Rents have risen at the fastest rate for 14 years as Australia’s landlords seek to recoup costs in the face of rising interest rates and higher inflation.
According research firm CoreLogic’s quarterly rental review, the national rental index increased 0.9% in the month to June and 2.9% over the June quarter.
“This sustained period of strong rental growth has seen national dwellings record the highest annual growth in rental values since December 2008,” said CoreLogic research analyst, Kaytlin Ezzy.
Rents are 9.1% higher across capital cities and are up 10.8% in regional areas compared with June 2021. Canberra remains the country’s most expensive rental market, with the typical home renting for $690 per week, ahead of Sydney which recorded a median rental value of $643 per week, and Darwin at $565 per week.
The increase comes as the Reserve Bank raised interest rates for third time in as many months in an attempt to keep a lid on inflation which is predicted to rise to 7% this year.
Nicola Powell, chief of research and economics at Domain Australia, said that rising rates may impact rental affordability as landlords attempt to reimburse their increased costs.
“If an investor has higher levels of costs associated with their investment property, if they’re able to pass that cost on through higher rents they will do that,” she said.
However, Powell said it was only one of several other factors driving up rents, particularly vacancy rates as demand for rental properties rose.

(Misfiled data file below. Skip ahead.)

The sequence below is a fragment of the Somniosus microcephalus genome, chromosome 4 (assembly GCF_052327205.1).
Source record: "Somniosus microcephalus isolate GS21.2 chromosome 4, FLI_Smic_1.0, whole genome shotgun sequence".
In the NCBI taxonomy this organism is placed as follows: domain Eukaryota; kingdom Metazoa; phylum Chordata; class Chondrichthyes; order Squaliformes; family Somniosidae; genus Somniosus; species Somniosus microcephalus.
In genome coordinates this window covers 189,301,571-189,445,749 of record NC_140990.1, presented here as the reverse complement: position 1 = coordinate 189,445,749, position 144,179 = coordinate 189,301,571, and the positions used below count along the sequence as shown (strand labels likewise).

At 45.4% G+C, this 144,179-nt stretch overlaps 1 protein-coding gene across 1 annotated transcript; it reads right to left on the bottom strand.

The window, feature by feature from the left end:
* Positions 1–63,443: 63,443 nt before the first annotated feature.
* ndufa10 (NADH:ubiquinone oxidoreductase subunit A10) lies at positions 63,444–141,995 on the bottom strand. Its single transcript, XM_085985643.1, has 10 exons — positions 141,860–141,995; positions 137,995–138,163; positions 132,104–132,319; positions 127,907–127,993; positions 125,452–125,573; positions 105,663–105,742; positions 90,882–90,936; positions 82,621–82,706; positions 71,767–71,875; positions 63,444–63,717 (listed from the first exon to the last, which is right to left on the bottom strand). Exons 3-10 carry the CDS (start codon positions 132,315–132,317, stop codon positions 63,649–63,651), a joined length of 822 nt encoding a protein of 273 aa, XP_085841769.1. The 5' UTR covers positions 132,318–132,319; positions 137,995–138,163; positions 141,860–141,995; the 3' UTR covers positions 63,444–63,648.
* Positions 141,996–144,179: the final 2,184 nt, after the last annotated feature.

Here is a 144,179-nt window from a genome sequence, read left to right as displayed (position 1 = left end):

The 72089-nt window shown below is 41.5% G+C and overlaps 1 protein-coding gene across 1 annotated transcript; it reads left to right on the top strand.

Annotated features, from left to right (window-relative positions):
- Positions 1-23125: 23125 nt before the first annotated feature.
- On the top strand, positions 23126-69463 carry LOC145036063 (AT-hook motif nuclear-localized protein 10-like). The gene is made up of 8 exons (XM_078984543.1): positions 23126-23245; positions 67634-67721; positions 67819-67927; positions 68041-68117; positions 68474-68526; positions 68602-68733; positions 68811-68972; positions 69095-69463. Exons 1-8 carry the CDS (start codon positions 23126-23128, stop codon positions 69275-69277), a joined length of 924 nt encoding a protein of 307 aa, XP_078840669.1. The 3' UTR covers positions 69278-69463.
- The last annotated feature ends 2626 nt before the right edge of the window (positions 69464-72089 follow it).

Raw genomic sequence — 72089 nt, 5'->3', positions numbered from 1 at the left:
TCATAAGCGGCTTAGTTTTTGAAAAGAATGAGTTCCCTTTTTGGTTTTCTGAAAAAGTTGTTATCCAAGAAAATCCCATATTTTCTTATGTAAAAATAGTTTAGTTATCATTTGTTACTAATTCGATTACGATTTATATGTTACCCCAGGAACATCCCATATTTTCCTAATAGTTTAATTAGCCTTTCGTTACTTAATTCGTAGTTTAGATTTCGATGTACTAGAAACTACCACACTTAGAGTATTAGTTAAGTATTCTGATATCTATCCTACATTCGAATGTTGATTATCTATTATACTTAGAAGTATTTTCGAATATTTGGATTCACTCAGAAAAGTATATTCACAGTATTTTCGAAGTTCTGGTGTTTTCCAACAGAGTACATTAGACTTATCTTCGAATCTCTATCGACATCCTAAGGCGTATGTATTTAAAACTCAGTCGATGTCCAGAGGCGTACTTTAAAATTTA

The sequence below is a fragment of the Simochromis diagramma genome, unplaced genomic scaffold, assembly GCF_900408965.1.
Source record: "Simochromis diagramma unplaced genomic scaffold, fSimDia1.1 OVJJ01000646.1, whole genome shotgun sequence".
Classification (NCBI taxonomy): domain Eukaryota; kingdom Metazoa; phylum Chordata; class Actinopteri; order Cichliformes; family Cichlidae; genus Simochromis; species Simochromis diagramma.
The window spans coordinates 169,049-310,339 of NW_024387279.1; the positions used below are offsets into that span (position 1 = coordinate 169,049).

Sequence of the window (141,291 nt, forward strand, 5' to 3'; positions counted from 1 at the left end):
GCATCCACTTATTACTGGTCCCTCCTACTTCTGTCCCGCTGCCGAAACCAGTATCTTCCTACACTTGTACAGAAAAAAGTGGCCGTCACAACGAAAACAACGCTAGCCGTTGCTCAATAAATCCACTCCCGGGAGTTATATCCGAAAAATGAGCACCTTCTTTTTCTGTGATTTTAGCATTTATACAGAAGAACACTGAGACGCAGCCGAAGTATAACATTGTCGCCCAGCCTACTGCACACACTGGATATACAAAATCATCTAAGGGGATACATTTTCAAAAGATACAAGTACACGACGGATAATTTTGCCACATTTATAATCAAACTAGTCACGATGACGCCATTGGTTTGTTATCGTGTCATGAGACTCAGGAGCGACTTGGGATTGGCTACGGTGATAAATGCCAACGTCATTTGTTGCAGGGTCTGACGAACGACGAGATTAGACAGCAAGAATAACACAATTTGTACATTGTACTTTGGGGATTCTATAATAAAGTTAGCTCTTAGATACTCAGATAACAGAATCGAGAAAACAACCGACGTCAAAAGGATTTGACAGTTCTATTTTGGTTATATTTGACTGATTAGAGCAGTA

Data from Domain showed widespread drops in vacancy rates since the start of year, with the national average plunging to 1%.
“Generally, when vacancy rates go below 2%, it’s a landlord’s market, at around 3% it’s balanced and above 3% it favours tenants. What we’ve got right now is a landlord’s market across every single capital city in Australia,” she said.
Greater “household formation” was one cause, Powell said, a phenomenon which saw people move out of home as rental costs in major cities like Melbourne dropped during the pandemic lockdown period.
She said that the lasting effects of this pattern, coupled with the return of international migrants and longer-lasting tenancies, as high prices lock people out of the property market, have compounded the effect.
“A house is a basic need for shelter, people deserve a roof over their heads. And it is challenging for lower income earners.”
Louis Christopher, managing director of property data firm SQM Research, said: “Rental vacancy rates continued to tighten across the country and there is nothing yet in the data that would suggest we are about to see a reprieve. The national rental crisis continues on unabated and as a result, asking rents are skyrocketing.”
Yet another factor was the drop in the number of homes being built as rising borrowing costs put a dampener on property development. Figures from the Australian Bureau of Statistics this week showed that the number of dwellings being built was down 1.5% in trend terms.
Julie Collins, the federal minister for housing, said that she found it “concerning” that so many Australians were struggling with rental prices and said it was an “unfortunate legacy of the former Liberal-National government”.
“The Albanese government has a strong set of policies that we took to the election to help address these challenges and we are already working hard to fulfil these commitments,” she said.
“These policies include the Housing Australia Future Fund which will build 30,000 social and affordable housing properties nationally in its first five years and we will introduce a National Housing Supply and Affordability Council to ensure the Commonwealth plays a leadership role in increasing housing supply and improving housing affordability.”